Human Services Bachelor's-Level Careers
|Mental health social workers||$42,170|
|Healthcare social workers||$52,380|
|Child, family, and school social workers||$42,350|
Many public, academic and leadership positions exist for those with a bachelor's degree in human and social services. All occupations require a minimum of a bachelor's degree, though graduate degrees are required for certain public service careers. Graduates of an accredited undergraduate program are often eligible to begin an entry-level career in case work, social advocacy or welfare services. Some examples of human services professions include the following:
- Addiction or mental health counselor
- Family services advocate
- Child welfare specialist
- Health care assistant
- Legal mediator
- Correctional treatment specialist
- Event coordinator
- Disability specialist
- Career counselor
Employment Outlook & Salary
The U.S. Bureau of Labor Statistics projected a job growth range of 12% for social workers between 2014 and 2024. Per the Bureau, the median salary for social workers in 2015 was $58,560. Looking at the median annual salary for other career options, mental health social workers made $42,170; healthcare social workers made $52,380; and child, family, and school social workers made $42,350.
Dedicated job sites exist for human services employees and social workers. Each website offers features such as salary and benefit information, educational opportunities, academic funding or resume building. These sites include the U.S. Department of Health and Human Services website.
Find schools that offer these popular programs
- Adult Development and Aging
- Child Care Management
- Child Care Services
- Child Development
- Community Organization and Advocacy
- Family and Community Services
- Family Systems
- Human Development and Family Studies
- Social Work
- Youth Services
Human Services Bachelor's Degree Programs
In addition to completing the required coursework, many college programs offer opportunities to experience public service jobs. Students learn skills in the classroom, such as crisis intervention, behavior management, communication, and academic teaching, and put them into practice through several hours of practical mentorships. By the third year of a program, students choose a specialty to focus their studies, learning advanced subjects for their intended career.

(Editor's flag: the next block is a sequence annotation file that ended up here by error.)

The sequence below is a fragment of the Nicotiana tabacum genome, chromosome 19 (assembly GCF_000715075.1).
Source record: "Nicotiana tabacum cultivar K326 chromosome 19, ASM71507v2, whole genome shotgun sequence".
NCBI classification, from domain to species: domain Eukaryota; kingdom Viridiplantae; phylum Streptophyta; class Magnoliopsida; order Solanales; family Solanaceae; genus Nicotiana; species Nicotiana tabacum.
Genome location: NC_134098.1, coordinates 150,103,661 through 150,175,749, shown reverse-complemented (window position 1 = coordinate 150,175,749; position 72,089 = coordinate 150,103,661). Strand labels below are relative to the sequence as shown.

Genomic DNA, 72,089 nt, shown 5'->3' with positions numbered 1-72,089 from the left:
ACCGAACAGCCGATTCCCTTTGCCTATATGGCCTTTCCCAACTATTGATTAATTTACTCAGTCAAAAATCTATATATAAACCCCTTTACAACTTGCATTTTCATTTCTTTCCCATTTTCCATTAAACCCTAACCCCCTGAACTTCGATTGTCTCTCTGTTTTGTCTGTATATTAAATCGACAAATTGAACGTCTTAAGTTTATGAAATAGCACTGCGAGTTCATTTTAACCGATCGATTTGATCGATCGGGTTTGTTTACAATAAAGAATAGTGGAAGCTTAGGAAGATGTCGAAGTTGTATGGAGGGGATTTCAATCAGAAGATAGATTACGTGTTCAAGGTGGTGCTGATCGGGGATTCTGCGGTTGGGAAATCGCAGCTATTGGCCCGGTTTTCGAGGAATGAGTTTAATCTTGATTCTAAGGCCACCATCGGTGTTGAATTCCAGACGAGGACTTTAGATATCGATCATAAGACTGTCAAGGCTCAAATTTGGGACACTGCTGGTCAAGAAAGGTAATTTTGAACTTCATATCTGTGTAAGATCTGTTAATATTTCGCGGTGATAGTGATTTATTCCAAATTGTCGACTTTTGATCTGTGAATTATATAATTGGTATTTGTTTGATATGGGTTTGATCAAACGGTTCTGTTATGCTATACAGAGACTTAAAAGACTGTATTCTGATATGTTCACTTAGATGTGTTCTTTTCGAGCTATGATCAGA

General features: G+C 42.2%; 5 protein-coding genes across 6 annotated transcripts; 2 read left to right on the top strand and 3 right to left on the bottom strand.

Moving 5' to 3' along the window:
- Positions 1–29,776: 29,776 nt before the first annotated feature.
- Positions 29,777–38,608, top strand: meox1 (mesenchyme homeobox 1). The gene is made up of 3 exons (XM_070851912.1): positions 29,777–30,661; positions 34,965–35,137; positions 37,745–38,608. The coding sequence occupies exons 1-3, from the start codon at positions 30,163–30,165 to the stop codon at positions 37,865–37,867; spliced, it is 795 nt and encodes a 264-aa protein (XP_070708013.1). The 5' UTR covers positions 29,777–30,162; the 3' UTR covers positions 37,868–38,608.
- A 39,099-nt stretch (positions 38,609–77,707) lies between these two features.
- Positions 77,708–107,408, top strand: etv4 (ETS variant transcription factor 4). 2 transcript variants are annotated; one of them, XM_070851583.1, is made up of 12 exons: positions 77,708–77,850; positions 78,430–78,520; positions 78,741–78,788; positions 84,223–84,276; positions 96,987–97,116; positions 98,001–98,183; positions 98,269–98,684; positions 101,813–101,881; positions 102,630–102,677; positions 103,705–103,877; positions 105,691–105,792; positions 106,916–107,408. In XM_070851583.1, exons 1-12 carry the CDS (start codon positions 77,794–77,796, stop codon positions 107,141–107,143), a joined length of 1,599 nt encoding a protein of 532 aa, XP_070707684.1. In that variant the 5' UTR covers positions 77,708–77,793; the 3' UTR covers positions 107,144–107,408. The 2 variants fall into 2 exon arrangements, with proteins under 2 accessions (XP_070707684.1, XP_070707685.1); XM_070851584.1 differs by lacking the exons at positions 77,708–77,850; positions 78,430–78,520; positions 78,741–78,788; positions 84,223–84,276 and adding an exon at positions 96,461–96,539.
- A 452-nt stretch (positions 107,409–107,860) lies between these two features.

Many companies, non-profits, and government agencies require graduate studies or a master's degree for advancement or specialized positions. In addition to a graduate degree, work experience in a relevant field is also usually necessary.
Licensing and Certification Requirements
Each state requires licensure or certification to work in social and public jobs. Graduates must have several hours of supervised experience, which can be obtained before, during and after completing an academic program. Some states may also require a Master of Social Work prior to licensure, while others allow restricted licensing options for applicants with a bachelor's degree in social work or human services. Students should verify licensing requirements with their state's licensing board.
The Association of Social Work Boards (ASWB) provides national examinations for state licensing. A basic test is administered for bachelor's degree holders, though states that require advanced degrees for licensure will not accept results from this test. All states also require continuing education to maintain an active license in human and social services.
A bachelor's degree in human services allows you to have many different career options in counseling and social services with various organizations such as government agencies, private offices, and non-profits.